How does level measurement work in a pressurized tank?

Jan. 22, 2014

Pressurized tanks make level measurement a little more difficult. It just comes with the territory. So what kinds of sensors work well in pressurized environments?

The following post originally appeared on Automation Products Group’s blog.

Pressurized tanks make level measurement a little more difficult — it just comes with the territory. So what kinds of sensors work well in pressurized environments? How can you compensate for the static pressure of the vessel?

First, you need to recognize whether or not your tank or vessel is pressurized.

For vaporous liquids, tanks often have a pressure-relief valve that avoids building up too much pressure in the tank while keeping it isolated from the outside world. This is a good way of keeping flammable liquids protected from ignition sources.

From time to time, we’ll have a customer call in with problems, only to realize that they have a pressure-relief valve that is holding pressure inside the tank. Either they didn’t realize it, or they don’t consider it a true pressurized vessel (semantics). But as far as the sensor is concerned, pressure is pressure.

A submersible pressure transducer by itself will have a hard time with a pressurized vessel as it uses pressure and specific gravity to infer a level measurement. The added static pressure is seen as additional feet of liquid.

An ultrasonic sensor has difficulty as well — simply because the housing material isn’t capable of withstanding high pressure. For our sensors, anything above 30 PSI could cause the threads to fail, creating a projectile out of the sensor.

What sensors work?

There are a few sensors that work well for pressurized tanks. They are those that have a heavy-duty housing to withstand the pressure and are either unaffected by the static pressure, or can compensate for it effectively.

Our resistive chain and magnetostrictive level probes have a heavier duty build that can withstand up to 150 PSI. While they are more expensive than several other options, they fall middle-of-the road in terms of list price—more than ultrasonic, but less than radar. However, they are costly to ship and install due to their long stems and weight.

READ ALSO: How Logic Solvers Can Cut Costs & Simplify Your Tank Overfill Protection SIS

Despite the extra costs, they are well suited for many level measurements because they measure level directly with a float and are quite accurate. Unlike other technologies, they provide a reliable level reading with very few exceptions.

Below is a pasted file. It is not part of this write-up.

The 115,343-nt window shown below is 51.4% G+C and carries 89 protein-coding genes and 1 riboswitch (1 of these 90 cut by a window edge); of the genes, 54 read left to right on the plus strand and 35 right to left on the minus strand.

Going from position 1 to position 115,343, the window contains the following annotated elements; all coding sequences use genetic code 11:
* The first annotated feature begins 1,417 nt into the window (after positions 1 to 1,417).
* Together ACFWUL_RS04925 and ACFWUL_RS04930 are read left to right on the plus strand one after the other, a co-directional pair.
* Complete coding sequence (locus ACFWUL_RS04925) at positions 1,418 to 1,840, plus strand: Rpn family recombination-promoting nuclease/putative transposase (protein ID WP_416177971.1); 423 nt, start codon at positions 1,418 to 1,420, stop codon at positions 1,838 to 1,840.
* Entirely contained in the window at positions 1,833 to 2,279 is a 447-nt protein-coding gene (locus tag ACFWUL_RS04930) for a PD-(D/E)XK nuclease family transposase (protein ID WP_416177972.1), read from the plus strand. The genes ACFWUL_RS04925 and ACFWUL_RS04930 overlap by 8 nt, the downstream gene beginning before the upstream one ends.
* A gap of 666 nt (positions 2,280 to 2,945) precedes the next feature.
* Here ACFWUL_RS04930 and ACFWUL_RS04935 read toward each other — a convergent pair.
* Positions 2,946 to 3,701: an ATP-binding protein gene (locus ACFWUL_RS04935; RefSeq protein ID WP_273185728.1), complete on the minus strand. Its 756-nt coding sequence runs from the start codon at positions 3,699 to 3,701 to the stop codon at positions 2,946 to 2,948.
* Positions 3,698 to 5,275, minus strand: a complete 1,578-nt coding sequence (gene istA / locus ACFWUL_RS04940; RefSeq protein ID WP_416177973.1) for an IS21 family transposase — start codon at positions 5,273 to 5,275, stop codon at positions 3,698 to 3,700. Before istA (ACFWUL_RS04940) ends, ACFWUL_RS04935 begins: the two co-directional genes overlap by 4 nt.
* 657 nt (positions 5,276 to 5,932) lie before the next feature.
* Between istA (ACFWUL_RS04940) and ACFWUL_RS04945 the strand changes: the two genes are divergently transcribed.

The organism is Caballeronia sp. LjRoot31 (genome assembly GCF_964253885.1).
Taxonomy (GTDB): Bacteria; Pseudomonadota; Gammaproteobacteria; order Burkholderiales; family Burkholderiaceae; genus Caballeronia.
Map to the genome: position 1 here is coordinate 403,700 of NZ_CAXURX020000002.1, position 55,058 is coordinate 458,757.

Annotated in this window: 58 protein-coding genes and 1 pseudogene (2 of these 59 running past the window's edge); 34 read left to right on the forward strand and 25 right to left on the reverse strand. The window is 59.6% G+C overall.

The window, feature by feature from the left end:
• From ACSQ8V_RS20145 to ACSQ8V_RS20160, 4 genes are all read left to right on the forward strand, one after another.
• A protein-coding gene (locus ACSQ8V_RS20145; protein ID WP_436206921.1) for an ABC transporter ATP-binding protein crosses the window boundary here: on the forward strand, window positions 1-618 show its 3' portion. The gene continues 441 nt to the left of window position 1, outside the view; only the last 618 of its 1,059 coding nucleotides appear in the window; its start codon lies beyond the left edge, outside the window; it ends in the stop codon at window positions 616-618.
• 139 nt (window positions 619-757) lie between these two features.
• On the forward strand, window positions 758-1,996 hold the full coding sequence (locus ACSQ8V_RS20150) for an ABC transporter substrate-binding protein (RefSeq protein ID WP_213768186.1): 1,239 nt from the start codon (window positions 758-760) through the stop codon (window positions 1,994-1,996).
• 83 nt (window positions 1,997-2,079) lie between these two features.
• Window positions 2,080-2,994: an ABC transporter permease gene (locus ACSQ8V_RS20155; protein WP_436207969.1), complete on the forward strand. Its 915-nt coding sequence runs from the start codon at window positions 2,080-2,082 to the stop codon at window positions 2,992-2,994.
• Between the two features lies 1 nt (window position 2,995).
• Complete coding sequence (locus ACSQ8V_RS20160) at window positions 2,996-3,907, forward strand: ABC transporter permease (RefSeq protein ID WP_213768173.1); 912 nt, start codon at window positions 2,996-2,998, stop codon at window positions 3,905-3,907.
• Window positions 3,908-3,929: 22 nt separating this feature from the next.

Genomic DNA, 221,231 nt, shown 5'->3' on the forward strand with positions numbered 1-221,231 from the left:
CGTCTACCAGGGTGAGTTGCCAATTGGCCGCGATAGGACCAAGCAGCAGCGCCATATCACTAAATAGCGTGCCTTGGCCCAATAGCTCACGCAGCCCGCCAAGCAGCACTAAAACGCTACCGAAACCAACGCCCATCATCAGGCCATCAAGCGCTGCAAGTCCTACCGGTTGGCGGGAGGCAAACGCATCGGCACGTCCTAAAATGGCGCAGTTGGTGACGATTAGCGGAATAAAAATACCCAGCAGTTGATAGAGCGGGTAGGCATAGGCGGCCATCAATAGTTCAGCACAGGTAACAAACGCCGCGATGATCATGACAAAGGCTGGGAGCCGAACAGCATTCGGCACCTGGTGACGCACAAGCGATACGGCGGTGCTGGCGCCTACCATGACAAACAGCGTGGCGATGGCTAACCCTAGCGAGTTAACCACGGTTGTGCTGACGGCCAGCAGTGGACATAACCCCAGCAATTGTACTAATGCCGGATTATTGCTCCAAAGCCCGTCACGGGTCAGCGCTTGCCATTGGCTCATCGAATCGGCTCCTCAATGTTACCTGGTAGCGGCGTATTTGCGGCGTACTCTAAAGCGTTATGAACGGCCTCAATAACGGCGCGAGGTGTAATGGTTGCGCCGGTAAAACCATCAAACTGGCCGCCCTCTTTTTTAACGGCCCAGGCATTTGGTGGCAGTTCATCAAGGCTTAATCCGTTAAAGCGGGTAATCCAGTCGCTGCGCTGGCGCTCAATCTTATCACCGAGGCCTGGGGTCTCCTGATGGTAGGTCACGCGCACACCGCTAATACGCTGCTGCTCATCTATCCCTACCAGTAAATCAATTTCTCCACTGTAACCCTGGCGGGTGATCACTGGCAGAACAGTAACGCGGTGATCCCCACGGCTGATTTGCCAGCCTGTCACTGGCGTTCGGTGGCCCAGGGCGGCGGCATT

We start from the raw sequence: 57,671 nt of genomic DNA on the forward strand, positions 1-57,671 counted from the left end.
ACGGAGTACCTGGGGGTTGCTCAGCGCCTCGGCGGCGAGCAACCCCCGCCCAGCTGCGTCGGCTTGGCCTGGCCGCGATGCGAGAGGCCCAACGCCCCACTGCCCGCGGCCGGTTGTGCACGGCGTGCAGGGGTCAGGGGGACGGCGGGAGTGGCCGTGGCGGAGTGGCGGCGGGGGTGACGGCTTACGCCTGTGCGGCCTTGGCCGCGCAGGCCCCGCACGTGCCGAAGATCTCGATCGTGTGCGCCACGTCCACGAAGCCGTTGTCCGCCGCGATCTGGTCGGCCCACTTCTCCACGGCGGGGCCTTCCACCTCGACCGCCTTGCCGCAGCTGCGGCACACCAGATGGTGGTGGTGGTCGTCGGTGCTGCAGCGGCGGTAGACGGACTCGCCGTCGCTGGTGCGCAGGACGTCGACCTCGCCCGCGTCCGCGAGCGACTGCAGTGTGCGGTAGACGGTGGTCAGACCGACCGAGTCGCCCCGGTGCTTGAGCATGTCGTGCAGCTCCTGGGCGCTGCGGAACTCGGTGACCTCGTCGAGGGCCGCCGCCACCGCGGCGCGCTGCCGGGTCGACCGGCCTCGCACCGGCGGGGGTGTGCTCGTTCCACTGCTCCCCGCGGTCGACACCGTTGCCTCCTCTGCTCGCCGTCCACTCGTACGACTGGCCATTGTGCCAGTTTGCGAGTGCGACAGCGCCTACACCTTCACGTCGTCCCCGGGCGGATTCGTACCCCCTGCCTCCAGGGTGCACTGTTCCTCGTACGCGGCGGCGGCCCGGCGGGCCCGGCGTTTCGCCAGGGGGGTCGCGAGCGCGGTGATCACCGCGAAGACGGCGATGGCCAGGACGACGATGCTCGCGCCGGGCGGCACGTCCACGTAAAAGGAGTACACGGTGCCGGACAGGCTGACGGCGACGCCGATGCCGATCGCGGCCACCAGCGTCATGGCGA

Finally, what is most used for pressurized tanks is a differential-pressure reading. Installing two pressure sensors — one at the bottom of the tank and one at the top — will allow you to subtract the influence of the static pressure and normalize the level reading.

How to compensate for static pressure

It might take a little math, but compensating for static pressure is a relatively simple process. At its core, you’re simply subtracting the static pressure from the total pressure at the bottom (static + liquid column).

Of course, you have to calibrate the sensor for the right variables like span and specific gravity. (For a good article on this topic, go here.)

Kelvin Findlay is an industry analyst and marketing manager at Automation Products Group Inc. He is deeply involved in APG’s pressure and level measurement product lines for the Oil and Gas, Water and Wastewater, and Chemical industries. His passion for understanding how and why sensors are used in the field drives his research and APG’s product development.

Automation Products Group Inc. (APG), is an ISO 9001 certified manufacturer, specializing in liquid level sensor and pressure transducer design and manufacture. The company offers pressure transducers that would allow you to perform the differential measurement details in the above article. For more information, go here.

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